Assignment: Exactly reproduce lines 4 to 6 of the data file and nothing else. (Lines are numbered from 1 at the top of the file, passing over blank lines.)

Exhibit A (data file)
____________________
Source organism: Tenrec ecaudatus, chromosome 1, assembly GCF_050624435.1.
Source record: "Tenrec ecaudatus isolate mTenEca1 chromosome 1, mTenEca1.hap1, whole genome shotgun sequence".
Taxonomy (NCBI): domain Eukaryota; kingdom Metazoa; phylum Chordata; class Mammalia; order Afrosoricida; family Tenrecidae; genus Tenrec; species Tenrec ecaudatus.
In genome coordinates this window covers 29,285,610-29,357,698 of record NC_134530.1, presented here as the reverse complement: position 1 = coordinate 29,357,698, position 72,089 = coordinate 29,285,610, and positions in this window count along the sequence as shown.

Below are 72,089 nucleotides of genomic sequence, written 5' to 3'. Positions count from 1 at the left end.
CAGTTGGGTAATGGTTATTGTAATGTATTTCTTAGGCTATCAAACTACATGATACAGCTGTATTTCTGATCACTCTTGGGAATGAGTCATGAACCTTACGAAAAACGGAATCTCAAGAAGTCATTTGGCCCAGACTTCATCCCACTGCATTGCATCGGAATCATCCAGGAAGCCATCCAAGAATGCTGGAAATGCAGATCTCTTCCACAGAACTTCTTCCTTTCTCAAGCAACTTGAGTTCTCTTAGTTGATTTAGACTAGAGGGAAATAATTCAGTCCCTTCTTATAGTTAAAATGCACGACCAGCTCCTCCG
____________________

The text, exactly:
In genome coordinates this window covers 29,285,610-29,357,698 of record NC_134530.1, presented here as the reverse complement: position 1 = coordinate 29,357,698, position 72,089 = coordinate 29,285,610, and positions in this window count along the sequence as shown.

Below are 72,089 nucleotides of genomic sequence, written 5' to 3'. Positions count from 1 at the left end.
CAGTTGGGTAATGGTTATTGTAATGTATTTCTTAGGCTATCAAACTACATGATACAGCTGTATTTCTGATCACTCTTGGGAATGAGTCATGAACCTTACGAAAAACGGAATCTCAAGAAGTCATTTGGCCCAGACTTCATCCCACTGCATTGCATCGGAATCATCCAGGAAGCCATCCAAGAATGCTGGAAATGCAGATCTCTTCCACAGAACTTCTTCCTTTCTCAAGCAACTTGAGTTCTCTTAGTTGATTTAGACTAGAGGGAAATAATTCAGTCCCTTCTTATAGTTAAAATGCACGACCAGCTCCTCCG